In July, I attended the Pirate Summit in Cologne where there was plenty of discussion among startups and entrepreneurs about the GDPR. As the founder of a consulting firm with “GDPR” in the name (as well as the wearer of a customized T-shirt just for this occasion) attendees were eager to share their thoughts with me about the regulations that officially came into effect in May. A common feeling among founders was that they had navigated some rather stormy regulatory seas in recent months. When one considers a regulatory timeframe, however, their voyage is only beginning.
All Hands on Deck for GDPR
Given that the Pirate Summit is one of the largest startup events in Europe, it stands to reason that my conversations there with founders were an accurate representation of current perceptions and concerns about the GDPR in the startup sector overall. Among the most common reactions is, “Oh, yes, GDPR. We already took care of that, and I’m glad it’s behind us now.”
Actually, not quite.
Such a reaction is concerning because it leaves companies vulnerable to much larger problems later on. As TechGDPR continues to emphasize with our clients, GDPR compliance is never “done”; it is a process—one requiring ongoing vigilance over each new data-related activity that a company begins. Whenever personal data is collected or processed, action needs to be taken.
The Size of Your Ship
The second most common reaction from founders is frustration and even resentment about the perception that startups and other smaller companies face a heavier burden to become GDPR compliant than larger, more established companies.
In reality, even the smallest startup need not be overwhelmed. Unlike large corporations, whose compliance issues span multiple departments (and in many cases, continents), it remains far easier for a smaller company to analyze why it is collecting and processing data. Such questions can be sorted through in a matter of days within startups, setting a solid path for integrating GDPR practices throughout the company as it grows and expands.
Larger companies, on the other hand, often don’t know what data exists where or why, and they are at a loss to justify many disparate mountains of personal data that have been collected for years—“just in case.” Big firms may have more resources for responding to the GDPR, but they also have far more holes to patch and processes to implement—not to mention the organizational aspect of involving many more people in their GDPR compliance efforts.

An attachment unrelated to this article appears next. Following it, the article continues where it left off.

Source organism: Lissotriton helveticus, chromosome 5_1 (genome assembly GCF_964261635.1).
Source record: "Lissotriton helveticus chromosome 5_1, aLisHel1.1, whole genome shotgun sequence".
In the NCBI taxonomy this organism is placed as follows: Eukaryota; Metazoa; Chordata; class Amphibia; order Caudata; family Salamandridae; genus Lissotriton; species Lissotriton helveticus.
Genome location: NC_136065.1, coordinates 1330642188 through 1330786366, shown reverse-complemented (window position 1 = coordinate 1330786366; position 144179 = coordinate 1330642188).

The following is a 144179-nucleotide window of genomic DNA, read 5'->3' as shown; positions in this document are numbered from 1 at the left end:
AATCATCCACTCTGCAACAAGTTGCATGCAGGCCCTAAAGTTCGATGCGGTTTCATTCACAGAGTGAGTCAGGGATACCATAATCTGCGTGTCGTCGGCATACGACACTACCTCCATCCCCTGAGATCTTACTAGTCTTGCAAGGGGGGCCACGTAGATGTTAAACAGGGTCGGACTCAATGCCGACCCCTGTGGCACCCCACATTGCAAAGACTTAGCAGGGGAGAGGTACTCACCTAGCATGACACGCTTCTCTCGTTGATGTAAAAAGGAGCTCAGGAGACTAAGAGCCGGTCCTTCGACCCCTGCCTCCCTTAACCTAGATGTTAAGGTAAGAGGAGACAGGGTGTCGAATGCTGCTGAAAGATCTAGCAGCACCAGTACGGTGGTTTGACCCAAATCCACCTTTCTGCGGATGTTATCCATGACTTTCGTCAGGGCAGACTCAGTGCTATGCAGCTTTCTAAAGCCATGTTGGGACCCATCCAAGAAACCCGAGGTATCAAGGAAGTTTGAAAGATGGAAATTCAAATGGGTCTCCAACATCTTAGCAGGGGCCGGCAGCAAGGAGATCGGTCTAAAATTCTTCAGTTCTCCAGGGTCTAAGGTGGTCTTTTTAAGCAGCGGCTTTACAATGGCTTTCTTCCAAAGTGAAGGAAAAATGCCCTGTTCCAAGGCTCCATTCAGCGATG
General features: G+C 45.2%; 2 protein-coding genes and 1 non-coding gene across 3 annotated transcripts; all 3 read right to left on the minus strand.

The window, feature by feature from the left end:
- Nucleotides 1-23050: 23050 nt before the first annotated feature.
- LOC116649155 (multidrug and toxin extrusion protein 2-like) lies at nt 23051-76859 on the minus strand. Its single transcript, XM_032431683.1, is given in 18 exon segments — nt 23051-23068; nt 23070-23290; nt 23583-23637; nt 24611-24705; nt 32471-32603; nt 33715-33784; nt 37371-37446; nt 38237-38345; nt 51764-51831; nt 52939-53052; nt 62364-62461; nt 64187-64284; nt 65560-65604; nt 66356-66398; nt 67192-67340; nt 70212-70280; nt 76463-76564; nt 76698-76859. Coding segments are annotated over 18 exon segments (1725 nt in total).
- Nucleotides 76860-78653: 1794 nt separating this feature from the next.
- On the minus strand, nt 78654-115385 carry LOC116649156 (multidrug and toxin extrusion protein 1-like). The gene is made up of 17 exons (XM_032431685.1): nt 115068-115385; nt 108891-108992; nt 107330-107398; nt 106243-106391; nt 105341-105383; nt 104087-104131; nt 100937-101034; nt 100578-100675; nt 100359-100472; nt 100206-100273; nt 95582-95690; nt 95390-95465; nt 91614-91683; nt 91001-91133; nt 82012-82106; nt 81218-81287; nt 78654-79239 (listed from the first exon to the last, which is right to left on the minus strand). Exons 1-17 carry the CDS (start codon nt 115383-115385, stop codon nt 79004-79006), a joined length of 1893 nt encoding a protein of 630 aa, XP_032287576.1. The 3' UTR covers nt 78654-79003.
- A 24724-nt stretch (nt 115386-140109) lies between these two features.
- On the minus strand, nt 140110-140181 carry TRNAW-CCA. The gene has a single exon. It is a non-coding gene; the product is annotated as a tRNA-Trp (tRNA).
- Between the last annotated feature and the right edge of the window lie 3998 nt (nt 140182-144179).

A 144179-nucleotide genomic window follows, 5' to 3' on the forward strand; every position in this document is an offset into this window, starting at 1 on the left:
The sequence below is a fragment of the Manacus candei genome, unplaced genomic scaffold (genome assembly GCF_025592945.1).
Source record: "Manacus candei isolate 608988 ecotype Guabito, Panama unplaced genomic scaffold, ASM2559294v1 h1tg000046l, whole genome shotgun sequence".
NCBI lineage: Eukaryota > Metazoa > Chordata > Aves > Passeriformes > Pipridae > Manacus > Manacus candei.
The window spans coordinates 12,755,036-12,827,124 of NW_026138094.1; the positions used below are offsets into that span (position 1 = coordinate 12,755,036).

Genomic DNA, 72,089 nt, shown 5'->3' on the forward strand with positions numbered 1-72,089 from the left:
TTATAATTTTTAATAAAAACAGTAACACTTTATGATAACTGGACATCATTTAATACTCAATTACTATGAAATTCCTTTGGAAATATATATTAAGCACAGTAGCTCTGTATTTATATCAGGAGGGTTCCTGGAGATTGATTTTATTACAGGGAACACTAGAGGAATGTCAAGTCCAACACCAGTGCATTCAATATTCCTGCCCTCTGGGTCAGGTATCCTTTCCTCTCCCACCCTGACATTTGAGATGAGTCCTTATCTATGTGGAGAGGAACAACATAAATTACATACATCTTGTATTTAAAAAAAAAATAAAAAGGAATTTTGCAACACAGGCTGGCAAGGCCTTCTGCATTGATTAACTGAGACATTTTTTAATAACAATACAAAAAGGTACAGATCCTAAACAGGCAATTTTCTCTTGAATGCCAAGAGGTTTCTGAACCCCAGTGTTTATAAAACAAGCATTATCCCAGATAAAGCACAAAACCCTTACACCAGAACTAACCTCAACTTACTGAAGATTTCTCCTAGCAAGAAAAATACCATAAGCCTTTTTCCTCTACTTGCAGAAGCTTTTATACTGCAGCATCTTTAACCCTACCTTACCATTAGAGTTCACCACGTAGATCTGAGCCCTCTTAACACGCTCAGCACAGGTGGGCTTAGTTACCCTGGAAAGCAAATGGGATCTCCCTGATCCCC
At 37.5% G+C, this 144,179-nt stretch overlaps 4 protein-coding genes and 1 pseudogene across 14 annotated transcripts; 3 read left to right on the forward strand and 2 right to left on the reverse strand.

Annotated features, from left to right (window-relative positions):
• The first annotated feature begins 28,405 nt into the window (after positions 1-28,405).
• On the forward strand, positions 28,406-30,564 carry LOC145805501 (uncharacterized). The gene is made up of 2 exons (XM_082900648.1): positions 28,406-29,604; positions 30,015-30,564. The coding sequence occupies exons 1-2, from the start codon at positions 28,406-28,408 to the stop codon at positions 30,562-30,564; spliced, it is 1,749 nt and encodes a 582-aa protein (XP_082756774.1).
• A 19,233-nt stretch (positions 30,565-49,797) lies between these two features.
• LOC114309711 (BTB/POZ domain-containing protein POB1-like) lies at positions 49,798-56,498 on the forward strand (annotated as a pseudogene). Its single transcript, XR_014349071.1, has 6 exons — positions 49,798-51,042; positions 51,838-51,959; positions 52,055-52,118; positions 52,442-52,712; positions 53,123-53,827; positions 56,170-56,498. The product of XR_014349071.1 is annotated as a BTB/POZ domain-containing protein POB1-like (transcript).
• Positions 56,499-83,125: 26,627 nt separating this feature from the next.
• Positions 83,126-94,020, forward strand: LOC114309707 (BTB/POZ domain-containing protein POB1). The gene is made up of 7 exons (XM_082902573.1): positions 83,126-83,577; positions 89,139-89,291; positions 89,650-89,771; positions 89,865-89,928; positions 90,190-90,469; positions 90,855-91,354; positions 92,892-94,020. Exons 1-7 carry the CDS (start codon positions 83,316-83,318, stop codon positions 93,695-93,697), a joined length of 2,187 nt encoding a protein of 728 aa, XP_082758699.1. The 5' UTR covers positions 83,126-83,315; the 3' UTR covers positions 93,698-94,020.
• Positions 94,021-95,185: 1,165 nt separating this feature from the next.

Being aware of how to implement key data collection storage is paramount, both for my fellow Pirates and for the rest of the global tech community. Sooner or later, all companies will need to properly comply if they want to stay in business. The key question is: which companies, regardless of size, will be proactive, and thus be able to feature their customer-focused privacy practices to attract and retain business? Conversely, which companies will sabotage their reputation by addressing personal data protection only because of the threat of serious fines or a devastating privacy breach?
As people (or, as the GDPR calls them, “data subjects”) continue to increase their awareness of the rights and freedoms that any form of data privacy affords them, customers will increase their scrutiny of corporate privacy practices and seek out companies that align with customers’ data protection expectations. Successful companies will leverage the GDPR as a framework for the best practices in protecting customers’ or users’ personal data. Such companies will be able to build not only better data storage systems, but a better reputation among customers.
Staying on Course for GDPR Compliance
If you are a founder or leader of a startup or other small company and you are feeling overwhelmed by the GDPR, you are not alone. At TechGDPR, we are used to meeting clients who are grappling with the GDPR and don’t know where to start. We also spend a great deal of time reminding them of the advantages of sustained GDPR compliance.
The best place to start is in shifting our perception of the GDPR to see it as an opportunity for protecting privacy for everyone, including you. Every person who is part of a startup is also a “data subject” in countless databases and with a rapidly growing digital footprint. When we, as leaders in small companies, prioritize protecting human rights related to privacy, we are also advocating for our employees, our families, and ourselves—not to mention avoiding a few shipwrecks.
Silvan Jongerius is the CEO of TechGDPR.
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